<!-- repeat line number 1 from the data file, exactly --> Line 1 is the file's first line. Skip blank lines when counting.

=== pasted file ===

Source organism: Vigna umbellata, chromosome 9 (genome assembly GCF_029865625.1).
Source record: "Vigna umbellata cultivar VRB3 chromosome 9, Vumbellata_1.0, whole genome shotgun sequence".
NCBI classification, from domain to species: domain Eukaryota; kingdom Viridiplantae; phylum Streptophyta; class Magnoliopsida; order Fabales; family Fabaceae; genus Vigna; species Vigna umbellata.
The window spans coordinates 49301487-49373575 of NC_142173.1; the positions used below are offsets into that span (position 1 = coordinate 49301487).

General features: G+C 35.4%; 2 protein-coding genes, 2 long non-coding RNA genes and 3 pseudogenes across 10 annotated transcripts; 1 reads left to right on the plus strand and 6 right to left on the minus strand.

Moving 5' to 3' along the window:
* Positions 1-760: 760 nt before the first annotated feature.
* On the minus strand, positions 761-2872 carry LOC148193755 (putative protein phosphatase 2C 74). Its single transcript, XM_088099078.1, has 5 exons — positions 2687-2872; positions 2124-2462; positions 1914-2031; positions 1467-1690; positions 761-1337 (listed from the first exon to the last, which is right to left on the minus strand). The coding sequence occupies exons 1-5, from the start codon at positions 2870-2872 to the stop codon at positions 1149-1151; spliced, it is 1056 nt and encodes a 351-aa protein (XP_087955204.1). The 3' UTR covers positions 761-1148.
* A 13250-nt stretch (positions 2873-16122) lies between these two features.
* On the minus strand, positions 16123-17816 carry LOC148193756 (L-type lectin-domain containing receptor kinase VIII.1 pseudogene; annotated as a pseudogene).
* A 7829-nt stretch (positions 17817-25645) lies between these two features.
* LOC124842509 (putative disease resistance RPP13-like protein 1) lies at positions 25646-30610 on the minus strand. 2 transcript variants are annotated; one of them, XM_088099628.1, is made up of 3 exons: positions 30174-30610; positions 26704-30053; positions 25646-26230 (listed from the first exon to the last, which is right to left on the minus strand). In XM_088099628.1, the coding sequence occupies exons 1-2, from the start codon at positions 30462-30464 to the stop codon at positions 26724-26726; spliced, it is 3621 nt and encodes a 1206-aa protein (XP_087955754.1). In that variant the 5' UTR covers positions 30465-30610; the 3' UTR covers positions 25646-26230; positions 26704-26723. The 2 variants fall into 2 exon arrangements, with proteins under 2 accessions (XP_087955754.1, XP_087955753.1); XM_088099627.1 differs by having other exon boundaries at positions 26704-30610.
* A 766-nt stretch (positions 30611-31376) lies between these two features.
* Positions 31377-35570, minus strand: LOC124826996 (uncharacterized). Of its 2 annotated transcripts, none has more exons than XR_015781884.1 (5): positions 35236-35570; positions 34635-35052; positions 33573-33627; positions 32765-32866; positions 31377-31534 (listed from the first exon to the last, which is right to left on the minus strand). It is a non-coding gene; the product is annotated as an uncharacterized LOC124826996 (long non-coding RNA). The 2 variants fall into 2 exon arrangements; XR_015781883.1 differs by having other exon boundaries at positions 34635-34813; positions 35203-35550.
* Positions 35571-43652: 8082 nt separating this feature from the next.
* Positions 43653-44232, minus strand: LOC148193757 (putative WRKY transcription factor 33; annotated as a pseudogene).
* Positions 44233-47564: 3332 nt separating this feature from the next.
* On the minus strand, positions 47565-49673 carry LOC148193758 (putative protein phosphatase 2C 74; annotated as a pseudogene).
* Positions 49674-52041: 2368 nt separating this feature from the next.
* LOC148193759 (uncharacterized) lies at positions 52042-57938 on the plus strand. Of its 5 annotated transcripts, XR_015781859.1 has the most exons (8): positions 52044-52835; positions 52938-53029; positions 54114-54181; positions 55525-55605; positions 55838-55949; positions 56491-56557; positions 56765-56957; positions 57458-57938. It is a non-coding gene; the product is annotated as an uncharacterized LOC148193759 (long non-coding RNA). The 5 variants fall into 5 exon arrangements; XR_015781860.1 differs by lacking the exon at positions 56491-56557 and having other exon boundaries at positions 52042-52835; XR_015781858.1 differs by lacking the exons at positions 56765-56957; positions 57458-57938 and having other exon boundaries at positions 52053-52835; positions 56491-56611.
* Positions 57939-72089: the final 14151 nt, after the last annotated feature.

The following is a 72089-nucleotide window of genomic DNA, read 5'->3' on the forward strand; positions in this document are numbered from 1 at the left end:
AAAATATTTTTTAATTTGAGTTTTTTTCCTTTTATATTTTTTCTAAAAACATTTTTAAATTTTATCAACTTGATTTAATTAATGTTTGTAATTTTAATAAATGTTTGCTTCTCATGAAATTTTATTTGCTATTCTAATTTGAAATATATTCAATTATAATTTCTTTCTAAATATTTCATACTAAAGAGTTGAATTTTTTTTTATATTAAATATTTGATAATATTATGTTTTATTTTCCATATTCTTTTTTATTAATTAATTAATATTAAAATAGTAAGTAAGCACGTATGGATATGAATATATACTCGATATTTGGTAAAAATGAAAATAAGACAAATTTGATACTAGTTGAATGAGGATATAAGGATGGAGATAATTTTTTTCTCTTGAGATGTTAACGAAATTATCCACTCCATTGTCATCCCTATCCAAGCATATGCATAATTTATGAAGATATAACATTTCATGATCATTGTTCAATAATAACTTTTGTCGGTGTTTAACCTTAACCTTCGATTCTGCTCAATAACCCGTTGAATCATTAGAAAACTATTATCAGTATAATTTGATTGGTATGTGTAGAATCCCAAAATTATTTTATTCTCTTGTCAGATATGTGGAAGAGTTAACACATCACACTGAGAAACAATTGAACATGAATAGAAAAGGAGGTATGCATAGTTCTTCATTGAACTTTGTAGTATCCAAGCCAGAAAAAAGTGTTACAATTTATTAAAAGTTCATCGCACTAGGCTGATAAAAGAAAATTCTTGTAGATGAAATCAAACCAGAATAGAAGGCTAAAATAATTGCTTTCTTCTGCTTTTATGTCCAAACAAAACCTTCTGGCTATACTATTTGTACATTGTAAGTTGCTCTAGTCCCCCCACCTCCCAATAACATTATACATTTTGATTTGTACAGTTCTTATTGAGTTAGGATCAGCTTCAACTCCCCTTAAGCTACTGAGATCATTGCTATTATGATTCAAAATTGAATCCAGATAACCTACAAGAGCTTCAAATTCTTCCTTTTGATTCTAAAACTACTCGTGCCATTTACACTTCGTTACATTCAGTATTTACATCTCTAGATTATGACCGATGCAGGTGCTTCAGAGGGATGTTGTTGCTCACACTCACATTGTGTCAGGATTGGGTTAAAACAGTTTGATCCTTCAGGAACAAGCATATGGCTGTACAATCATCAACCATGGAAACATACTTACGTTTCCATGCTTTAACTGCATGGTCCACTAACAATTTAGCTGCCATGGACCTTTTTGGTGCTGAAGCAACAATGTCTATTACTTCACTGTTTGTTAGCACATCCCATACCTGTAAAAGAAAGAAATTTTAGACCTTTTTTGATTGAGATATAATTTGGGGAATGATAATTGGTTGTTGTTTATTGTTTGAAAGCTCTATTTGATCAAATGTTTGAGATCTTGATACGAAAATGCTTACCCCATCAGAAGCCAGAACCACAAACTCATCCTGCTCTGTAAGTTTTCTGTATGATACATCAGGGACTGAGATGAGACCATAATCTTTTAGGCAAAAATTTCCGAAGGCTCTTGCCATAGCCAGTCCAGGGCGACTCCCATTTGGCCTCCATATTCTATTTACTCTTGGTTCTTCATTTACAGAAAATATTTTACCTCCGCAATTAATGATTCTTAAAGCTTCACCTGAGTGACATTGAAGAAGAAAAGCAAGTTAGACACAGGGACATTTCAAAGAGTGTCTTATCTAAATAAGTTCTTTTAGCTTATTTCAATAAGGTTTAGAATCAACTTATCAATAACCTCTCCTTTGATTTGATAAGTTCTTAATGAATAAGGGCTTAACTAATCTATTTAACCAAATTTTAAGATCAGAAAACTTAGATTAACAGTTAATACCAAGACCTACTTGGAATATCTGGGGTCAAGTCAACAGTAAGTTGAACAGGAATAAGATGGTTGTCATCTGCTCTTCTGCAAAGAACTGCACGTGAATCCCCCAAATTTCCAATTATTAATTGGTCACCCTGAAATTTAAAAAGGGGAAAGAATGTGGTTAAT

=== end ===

Source organism: Vigna umbellata, chromosome 9 (genome assembly GCF_029865625.1).